$100 bill to get high security facelift

The new look is part of an effort to thwart counterfeiters who are armed with ever-more sophisticated computers, scanners and color copiers.

By MARTIN CRUTSINGER, AP
August 28, 2007 07:54
2 minute read.
us currency 88 224

us currency 88 224. (photo credit: AP)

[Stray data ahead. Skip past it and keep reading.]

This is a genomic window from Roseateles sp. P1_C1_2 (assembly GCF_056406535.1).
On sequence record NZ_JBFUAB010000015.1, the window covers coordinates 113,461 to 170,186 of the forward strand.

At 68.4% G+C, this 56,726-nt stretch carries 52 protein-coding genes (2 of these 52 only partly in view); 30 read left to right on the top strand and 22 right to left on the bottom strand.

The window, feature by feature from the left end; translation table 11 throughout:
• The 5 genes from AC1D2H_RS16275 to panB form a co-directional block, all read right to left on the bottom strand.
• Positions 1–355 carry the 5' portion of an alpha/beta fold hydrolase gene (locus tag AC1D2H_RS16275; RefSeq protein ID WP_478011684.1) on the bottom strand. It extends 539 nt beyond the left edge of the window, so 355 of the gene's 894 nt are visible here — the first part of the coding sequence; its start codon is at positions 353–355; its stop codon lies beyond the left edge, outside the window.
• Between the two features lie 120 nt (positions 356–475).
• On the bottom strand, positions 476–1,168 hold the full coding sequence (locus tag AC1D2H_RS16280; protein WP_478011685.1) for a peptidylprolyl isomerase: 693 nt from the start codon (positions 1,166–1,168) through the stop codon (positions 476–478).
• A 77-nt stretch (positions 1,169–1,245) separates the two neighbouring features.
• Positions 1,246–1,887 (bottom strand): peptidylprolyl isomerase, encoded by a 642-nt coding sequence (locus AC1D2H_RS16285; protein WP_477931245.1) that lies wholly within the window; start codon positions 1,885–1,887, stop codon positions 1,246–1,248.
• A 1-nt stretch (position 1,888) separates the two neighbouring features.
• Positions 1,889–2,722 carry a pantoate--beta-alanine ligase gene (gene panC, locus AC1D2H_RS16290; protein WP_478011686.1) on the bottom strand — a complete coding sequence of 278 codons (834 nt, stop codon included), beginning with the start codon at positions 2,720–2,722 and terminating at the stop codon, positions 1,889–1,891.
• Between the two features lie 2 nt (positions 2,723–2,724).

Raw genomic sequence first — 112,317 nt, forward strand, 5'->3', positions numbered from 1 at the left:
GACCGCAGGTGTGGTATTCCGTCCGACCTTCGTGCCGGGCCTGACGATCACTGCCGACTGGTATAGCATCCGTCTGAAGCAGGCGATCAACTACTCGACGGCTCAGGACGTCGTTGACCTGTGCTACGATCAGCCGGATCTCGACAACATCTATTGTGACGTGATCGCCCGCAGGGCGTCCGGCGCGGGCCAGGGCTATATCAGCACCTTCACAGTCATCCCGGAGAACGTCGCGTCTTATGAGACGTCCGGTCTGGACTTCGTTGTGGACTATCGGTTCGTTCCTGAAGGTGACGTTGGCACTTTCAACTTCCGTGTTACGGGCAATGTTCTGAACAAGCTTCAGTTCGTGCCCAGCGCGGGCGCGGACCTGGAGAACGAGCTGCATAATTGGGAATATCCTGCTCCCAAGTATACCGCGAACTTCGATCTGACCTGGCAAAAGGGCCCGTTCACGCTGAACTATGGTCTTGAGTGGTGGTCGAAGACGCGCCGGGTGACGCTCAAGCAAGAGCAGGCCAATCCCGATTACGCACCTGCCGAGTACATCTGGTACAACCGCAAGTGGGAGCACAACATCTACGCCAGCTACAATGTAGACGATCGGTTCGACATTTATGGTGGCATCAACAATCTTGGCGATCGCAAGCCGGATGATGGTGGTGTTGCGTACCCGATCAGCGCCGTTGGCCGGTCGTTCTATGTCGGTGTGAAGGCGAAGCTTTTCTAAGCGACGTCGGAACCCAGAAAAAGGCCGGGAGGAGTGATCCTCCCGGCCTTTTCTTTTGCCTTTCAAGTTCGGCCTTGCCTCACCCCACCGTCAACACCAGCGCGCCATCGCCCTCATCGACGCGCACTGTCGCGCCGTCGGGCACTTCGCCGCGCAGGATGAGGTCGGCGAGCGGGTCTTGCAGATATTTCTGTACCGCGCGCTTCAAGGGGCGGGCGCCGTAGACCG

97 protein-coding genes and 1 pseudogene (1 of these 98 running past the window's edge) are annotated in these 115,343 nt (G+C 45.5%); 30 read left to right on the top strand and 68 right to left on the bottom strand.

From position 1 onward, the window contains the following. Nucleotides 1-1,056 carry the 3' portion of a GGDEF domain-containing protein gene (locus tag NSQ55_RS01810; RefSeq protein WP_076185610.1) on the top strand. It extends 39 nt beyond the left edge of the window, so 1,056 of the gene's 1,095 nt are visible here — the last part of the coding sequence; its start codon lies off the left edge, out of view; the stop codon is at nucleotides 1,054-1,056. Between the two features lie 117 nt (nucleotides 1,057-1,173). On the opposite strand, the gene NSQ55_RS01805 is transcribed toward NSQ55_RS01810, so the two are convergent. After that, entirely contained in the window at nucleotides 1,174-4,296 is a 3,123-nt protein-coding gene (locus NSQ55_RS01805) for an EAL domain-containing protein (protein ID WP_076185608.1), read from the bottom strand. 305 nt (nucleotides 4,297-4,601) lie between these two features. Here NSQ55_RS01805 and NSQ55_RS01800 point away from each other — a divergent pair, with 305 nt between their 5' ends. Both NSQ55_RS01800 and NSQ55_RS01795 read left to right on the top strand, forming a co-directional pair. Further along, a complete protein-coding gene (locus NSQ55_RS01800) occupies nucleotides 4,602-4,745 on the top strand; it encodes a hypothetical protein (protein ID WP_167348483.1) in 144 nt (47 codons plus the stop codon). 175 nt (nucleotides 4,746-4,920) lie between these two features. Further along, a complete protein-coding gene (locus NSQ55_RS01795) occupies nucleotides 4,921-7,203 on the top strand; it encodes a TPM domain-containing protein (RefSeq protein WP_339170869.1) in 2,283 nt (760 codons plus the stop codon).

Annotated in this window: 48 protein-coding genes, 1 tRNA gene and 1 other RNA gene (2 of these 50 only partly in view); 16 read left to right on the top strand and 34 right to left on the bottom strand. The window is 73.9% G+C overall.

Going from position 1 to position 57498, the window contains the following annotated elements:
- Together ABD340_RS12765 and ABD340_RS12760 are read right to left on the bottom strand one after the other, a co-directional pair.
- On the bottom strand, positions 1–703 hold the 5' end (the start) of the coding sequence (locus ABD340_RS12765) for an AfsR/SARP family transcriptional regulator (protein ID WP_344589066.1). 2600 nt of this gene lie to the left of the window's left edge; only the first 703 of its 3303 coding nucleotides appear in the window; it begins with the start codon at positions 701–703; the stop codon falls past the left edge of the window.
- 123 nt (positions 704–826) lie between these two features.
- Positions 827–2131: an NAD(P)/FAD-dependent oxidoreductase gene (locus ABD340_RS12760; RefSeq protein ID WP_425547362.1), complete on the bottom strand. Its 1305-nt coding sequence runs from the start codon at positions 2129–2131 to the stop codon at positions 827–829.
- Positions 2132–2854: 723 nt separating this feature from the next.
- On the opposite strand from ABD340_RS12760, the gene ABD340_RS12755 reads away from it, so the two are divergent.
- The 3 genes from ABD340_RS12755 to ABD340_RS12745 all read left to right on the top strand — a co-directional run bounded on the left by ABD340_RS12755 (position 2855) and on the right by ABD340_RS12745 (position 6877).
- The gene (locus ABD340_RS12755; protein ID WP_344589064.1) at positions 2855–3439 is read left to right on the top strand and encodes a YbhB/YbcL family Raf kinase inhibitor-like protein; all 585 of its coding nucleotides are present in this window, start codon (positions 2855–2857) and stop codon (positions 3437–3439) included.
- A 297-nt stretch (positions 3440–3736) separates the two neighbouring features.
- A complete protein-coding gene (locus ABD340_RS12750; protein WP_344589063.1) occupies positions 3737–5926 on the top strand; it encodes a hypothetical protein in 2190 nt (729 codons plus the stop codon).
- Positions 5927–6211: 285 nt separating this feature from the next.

After six decades in which the venerable dollar never changed its look, the US currency has undergone a slew of makeovers. The most amazing is yet to come. A new security thread has been approved for the $100 bill, The Associated Press has learned, and the change will cause double-takes. The new look is part of an effort to thwart counterfeiters who are armed with ever-more sophisticated computers, scanners and color copiers. The $100 bill features the likeness of Benjamin Franklin and is the most frequent target of counterfeiters operating outside the US. The operation of the new security thread looks like something straight out of the Hogwarts School of Witchcraft and Wizardry. This magic, however, relies on innovations produced from decades of development. It combines micro-printing with tiny lenses - 650,000 for a single $100 bill. The lenses magnify the micro-printing in a truly remarkable way. Move the bill side to side and the image appears to move up and down. Move the bill up and down and the image appears to move from side to side. "It is a really complex optical structure on a microscopic scale. It makes for a very compelling high security device," said Douglas Crane, a vice president at Crane & Co. The Dalton, Massachusetts-based company has a $46 million contract to produce the new security threads. Larry Felix, director of the Bureau of Engraving and Printing, confirmed details about the security thread in an AP interview. The redesign of the $100 is about one-third of the way complete. The bill is expected to go into circulation late next year. Starting in 2003, splashes of color have spruced up the $20 bill and other currencies. Those changes followed the addition of a first round of security features in the mid-1990s. Benjamin Franklin's latest makeover was delayed while the government searched for a hi-tech security device that would provide extra protection on the bill. The $100 bill represents more than 70 percent of the $776 billion in currency in circulation, two-thirds of which is held overseas. The new security thread is used on the Swedish 1,000 kroner note and has been selected by the government of Mexico for some higher denomination notes. Felix said many other devices expected to be included in the $100 redesign will be similar to features added over the past four years to the $20, $50 and $10 bills. That means subtle pastel colors on the currency and patches of micro-printing that are difficult to duplicate, along with a touchup on Ben Franklin's portrait. Originally there were no plans to redesign the $5 bill. That decision was reversed once counterfeiters started bleaching $5 bills and printing fake $100 bills over the bleached paper; certain security features were in the same location on both bills. The new $5 design will be made public on September 20 and will go into circulation early next year. "Counterfeiting is becoming highly organized and highly efficient," Felix said. He said some clandestine printing plants in Latin America and Eastern Europe have been caught counterfeiting not only the US currency but other countries' notes. The government says $118.1m. in counterfeit US currency was detected in 2006, an increase of 3.8% from 2005.


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